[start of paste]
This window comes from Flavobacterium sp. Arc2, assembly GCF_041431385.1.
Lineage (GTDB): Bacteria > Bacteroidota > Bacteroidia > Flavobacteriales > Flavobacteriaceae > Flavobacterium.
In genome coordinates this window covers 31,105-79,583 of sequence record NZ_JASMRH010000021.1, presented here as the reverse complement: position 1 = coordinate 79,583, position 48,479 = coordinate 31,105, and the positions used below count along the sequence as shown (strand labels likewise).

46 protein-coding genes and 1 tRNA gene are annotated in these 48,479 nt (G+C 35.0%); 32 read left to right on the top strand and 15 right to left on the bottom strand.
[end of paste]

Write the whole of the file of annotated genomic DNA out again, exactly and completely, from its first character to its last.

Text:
This window comes from Flavobacterium sp. Arc2, assembly GCF_041431385.1.
Lineage (GTDB): Bacteria > Bacteroidota > Bacteroidia > Flavobacteriales > Flavobacteriaceae > Flavobacterium.
In genome coordinates this window covers 31,105-79,583 of sequence record NZ_JASMRH010000021.1, presented here as the reverse complement: position 1 = coordinate 79,583, position 48,479 = coordinate 31,105, and the positions used below count along the sequence as shown (strand labels likewise).

46 protein-coding genes and 1 tRNA gene are annotated in these 48,479 nt (G+C 35.0%); 32 read left to right on the top strand and 15 right to left on the bottom strand.